Artist Of The Week - Anchor & Braille

It's been about three years since we've gotten an album from Anchor & Braille, the indie side project of Anberlin's Stephen Christian, but this week, on July 31st, the band's sophomore album will be released. The Quiet Life is a collection of haunting melodies and catchy percussion, certainly a maturation of sound since 2009's Felt. The Quiet Life is available now in stores and online through Tooth & Nail Records.


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Artist: Underoath
Album: Ø (Disambiguation)
Release Date: 11/9/10
Label: Tooth & Nail/Solid State Records

Change can be a big word, especially regarding music. That being said, the anticipated new album from Underoath, Ø (Disambiguation), is not a complete change for the band's sound. However, with the departure of long time drummer and clean vocalist Aaron Gillespie, Underoath are certainly not the same band you once knew. With the addition of former Norma Jean drummer Daniel Davison, it is not a coincidence that the band now contain elements reminiscent to Norma Jean, while still keeping some of their overall sound, minus Gillespie's vocals, which have in turn have been manned by frontman Spencer Chamberlain, which have matured greatly since They're Only Chasing Safety, and have a very natural and smooth feel to them.

The driving opener "In Division" kicks off Ø (Disambiguation) on a high note, a driving track that is sure to get fans acquainted with what Underoath have to offer with the album. "Catch Myself Catching Myself" resonates with more of a chaotic sense, ringing with the standout line of "I'm not the same anymore." The dark and atmospheric "Paper Lung" represents a bit of a new direction for the band, filled mainly with Chamberlain's clean vocals, and a head on breakdown to conclude the track. The album then kicks back into full gear with the bass heavy, raw-sounding "Illuminator," a track that really boasts Davison's expertise drumming.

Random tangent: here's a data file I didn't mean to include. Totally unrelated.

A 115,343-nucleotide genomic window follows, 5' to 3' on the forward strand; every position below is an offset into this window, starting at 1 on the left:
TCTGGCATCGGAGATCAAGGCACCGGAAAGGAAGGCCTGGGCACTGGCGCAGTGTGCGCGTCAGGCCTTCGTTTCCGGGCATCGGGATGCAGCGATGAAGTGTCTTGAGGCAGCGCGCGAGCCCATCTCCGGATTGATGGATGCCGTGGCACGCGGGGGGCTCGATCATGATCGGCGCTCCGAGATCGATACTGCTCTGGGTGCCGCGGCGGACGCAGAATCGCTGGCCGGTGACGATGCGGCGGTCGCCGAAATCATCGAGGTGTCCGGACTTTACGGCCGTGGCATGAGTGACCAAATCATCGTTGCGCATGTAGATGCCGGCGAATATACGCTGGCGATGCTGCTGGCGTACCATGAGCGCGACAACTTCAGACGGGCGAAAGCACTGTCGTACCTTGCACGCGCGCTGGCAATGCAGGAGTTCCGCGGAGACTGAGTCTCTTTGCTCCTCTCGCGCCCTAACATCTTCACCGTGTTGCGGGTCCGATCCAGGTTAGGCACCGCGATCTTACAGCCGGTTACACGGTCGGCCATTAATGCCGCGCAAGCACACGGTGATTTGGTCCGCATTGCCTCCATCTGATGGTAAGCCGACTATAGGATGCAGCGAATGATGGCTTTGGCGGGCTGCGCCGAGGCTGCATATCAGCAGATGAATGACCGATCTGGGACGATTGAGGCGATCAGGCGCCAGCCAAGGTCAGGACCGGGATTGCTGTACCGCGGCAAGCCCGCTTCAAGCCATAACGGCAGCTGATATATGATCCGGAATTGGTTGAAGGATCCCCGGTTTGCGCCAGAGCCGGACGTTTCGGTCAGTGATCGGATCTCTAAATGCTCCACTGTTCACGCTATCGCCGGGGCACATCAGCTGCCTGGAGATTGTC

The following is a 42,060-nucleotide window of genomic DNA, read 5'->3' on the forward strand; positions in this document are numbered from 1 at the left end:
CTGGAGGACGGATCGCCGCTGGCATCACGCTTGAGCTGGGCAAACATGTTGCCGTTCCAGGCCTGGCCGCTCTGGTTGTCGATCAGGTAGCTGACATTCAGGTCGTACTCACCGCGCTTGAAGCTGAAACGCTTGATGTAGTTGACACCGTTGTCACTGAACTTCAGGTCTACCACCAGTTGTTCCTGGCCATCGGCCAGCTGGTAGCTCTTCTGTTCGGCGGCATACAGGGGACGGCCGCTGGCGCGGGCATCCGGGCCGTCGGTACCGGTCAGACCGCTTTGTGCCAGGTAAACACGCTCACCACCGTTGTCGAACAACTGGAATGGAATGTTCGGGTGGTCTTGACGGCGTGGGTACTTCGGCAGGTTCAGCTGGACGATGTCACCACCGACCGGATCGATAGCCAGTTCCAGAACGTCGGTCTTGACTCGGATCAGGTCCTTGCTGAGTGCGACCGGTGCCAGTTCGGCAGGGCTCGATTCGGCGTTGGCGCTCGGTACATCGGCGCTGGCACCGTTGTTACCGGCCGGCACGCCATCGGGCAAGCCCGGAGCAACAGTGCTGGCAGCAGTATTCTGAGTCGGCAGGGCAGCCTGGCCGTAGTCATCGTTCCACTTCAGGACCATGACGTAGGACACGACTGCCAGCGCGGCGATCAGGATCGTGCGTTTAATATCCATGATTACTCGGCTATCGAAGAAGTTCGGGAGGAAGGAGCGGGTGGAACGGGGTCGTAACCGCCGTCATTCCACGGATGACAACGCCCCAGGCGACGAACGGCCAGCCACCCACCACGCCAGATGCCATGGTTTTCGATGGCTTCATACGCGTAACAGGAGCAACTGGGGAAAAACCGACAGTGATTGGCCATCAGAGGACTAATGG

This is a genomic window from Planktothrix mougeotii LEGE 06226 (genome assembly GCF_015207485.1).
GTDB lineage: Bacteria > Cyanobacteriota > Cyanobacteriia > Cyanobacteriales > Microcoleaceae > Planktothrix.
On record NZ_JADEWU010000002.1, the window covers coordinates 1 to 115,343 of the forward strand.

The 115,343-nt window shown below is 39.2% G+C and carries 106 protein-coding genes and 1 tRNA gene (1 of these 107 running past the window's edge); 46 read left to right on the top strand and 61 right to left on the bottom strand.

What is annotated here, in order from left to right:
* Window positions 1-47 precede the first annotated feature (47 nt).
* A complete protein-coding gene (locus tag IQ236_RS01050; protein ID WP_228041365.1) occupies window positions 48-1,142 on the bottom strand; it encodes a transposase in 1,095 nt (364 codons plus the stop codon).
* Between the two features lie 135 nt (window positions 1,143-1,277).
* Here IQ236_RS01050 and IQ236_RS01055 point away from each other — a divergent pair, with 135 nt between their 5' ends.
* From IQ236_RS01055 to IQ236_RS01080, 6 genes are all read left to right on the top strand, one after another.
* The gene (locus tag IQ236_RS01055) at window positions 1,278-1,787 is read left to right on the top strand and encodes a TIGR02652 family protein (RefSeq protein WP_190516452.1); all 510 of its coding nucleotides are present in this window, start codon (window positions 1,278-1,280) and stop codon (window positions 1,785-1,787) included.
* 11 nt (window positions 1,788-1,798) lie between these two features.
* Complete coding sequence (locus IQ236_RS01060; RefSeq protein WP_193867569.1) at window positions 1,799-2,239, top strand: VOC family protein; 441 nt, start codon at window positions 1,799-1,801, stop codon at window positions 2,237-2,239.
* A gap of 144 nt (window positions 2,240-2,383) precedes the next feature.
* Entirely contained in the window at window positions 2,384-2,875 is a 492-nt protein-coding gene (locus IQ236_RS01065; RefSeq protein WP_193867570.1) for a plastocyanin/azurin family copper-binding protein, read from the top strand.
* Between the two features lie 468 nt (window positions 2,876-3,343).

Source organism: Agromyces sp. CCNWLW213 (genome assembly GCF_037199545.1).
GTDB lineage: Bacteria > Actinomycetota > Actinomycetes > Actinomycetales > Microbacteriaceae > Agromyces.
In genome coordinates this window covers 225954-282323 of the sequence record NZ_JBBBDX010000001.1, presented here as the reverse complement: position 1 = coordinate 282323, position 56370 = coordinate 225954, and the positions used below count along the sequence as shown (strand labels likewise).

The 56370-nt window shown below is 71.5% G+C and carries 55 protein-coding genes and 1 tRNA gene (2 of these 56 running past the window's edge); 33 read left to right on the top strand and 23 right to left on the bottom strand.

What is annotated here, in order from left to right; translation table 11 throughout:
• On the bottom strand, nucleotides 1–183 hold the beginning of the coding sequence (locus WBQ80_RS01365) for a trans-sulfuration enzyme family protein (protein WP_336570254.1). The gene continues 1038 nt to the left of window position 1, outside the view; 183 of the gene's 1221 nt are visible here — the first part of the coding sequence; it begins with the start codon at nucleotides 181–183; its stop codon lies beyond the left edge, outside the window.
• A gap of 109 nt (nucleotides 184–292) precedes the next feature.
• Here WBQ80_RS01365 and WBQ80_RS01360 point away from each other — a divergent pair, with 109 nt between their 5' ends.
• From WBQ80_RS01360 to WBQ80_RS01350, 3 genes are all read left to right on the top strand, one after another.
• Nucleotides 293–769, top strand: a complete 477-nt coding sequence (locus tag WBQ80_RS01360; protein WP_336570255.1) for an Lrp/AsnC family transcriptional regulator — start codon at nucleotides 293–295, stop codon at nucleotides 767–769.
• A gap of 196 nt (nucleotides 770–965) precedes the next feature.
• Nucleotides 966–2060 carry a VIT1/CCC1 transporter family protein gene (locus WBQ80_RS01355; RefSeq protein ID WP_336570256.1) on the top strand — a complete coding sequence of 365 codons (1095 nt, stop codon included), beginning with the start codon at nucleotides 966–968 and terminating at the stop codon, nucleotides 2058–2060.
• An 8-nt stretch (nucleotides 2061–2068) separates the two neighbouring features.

The ambient "Driftwood" is heavily layered with great programming and eerie synths from keyboardist Chris Dudley, followed by the explosive "A Divine Eradication," one of the album's heaviest tracks. The anthematic "Who Will Guard The Guardians" contains a great spoken part from Spencer about halfway through, and also some of his best clean vocals on Ø (Disambiguation). A brief interlude is taken with "Reversal", that gives you little time to catch your breath before leading into the fast paced "Vacant Mouth," containing rapid fire guitars that will have you wanting to move. "My Deteriorating Decline" serves as an assault on your ears, with punk like drumming, and yet another one of Underoath's heaviest tracks to date. The album slows down one last time for the concluding track, "In Completion." Lyrically, it continues a common theme of water and drowning that goes on throughout the album, and like "Paper Lung," sets an atmosphere that is both melodic and heavy at the same time, no doubt a fitting song to close out one of the year's best heavy releases.

Rating: 9/10 Their first album containing no original members, many may have expected Underoath not to come through with Ø (Disambiguation), but they certainly have come through, better than ever. Dark, heavy and melodic are just a few words to explain their album, filled with great drumming, driving riffs and frontman Spencer Chamberlain's deep, throaty screams to his smooth clean vocals, which contrast just right. Ø (Disambiguation) sits as one of the year's best releases in the heavy scene, and will certainly catch the attention of many who have doubted the band's ability in the past to make such an album of this caliber.

  1. In Division
  2. Catch Myself Catching Myself
  3. Paper Lung
  4. Illuminator
  5. Driftwood
  6. A Divine Eradication
  7. Who Will Guard The Guardians
  8. Reversal
  9. Vacant Mouth
  10. My Deteriorating Incline
  11. In Completion
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